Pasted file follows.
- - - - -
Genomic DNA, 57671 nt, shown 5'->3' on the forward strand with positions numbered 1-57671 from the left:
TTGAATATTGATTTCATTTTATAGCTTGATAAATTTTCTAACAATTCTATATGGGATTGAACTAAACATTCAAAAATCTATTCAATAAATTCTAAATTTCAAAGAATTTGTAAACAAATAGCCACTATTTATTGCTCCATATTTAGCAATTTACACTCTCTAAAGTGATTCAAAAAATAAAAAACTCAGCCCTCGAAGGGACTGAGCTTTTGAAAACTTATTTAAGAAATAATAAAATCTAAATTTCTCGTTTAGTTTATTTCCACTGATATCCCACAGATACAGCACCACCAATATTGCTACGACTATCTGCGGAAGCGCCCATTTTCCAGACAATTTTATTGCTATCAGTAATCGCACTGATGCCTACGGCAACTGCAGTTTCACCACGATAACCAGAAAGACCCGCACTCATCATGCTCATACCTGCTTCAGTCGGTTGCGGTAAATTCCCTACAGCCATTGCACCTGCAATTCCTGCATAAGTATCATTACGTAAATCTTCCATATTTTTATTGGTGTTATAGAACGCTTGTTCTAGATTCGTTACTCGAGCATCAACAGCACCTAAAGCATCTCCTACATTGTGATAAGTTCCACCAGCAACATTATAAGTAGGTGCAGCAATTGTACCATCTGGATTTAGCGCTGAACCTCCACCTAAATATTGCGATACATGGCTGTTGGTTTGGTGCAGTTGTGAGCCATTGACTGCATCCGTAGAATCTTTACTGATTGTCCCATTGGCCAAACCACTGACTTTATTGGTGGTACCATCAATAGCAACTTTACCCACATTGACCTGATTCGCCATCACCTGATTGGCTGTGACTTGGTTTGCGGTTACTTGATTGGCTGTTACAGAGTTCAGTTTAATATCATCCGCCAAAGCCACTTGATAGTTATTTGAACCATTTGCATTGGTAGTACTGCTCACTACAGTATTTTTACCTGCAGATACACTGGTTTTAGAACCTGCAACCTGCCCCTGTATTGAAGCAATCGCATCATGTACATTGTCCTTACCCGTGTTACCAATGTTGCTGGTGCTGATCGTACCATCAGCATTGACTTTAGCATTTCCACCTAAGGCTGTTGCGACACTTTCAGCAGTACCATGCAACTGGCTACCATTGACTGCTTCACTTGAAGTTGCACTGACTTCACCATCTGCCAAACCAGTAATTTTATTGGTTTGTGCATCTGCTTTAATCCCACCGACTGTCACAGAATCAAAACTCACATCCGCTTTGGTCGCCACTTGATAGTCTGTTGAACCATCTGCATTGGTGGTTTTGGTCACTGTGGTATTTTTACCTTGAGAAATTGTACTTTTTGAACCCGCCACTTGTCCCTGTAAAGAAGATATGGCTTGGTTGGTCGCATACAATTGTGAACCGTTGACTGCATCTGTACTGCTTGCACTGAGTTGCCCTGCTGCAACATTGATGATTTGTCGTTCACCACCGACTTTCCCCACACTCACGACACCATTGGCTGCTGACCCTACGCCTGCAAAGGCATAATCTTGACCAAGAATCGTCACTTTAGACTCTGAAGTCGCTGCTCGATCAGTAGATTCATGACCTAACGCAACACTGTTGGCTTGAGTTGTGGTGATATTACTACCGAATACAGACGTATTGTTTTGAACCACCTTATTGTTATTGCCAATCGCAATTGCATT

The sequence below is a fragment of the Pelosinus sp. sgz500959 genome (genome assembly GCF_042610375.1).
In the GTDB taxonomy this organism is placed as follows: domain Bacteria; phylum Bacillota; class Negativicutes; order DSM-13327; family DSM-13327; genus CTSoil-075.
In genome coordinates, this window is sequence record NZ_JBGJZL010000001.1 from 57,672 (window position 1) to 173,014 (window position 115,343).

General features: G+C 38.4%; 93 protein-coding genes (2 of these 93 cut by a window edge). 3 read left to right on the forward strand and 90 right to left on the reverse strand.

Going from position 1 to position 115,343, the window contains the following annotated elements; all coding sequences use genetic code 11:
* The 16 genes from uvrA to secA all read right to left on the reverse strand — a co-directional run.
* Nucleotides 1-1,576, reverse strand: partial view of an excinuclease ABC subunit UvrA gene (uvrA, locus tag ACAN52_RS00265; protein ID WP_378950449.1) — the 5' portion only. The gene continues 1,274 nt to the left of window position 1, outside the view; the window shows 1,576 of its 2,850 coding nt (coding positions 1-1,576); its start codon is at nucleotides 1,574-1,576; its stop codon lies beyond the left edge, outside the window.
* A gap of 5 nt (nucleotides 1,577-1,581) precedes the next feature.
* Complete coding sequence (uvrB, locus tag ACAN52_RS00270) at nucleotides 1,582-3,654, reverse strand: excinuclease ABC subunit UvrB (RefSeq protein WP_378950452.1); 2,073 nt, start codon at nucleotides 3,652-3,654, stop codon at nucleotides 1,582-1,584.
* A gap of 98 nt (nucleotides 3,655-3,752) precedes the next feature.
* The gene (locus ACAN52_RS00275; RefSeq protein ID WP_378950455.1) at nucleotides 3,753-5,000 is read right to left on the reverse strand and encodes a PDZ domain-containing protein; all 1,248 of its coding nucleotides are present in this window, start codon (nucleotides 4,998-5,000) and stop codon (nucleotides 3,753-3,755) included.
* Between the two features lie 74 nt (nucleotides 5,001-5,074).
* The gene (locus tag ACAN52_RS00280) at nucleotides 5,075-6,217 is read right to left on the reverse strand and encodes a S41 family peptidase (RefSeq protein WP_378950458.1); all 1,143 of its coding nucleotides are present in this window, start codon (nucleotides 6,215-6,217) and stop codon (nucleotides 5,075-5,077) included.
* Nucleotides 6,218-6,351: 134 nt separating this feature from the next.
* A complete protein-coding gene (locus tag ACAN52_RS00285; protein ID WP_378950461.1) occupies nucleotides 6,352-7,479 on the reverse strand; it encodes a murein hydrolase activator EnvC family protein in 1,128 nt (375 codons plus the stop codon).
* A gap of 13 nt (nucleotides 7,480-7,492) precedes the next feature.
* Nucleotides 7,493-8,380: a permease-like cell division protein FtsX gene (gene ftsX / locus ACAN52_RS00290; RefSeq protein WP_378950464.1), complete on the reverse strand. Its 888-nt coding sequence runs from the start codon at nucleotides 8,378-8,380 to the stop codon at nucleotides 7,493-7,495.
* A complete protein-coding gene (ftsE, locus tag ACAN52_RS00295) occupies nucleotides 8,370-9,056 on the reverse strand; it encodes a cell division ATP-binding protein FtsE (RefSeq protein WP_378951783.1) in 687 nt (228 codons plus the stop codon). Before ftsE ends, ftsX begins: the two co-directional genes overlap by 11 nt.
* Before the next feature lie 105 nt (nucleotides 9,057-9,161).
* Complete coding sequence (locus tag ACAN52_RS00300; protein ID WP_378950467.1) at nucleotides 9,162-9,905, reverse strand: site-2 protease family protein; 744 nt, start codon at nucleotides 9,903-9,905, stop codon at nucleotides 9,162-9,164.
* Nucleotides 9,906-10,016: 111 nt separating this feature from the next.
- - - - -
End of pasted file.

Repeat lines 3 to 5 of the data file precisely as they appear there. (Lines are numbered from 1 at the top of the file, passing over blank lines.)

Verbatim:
The sequence below is a fragment of the Pelosinus sp. sgz500959 genome (genome assembly GCF_042610375.1).
In the GTDB taxonomy this organism is placed as follows: domain Bacteria; phylum Bacillota; class Negativicutes; order DSM-13327; family DSM-13327; genus CTSoil-075.
In genome coordinates, this window is sequence record NZ_JBGJZL010000001.1 from 57,672 (window position 1) to 173,014 (window position 115,343).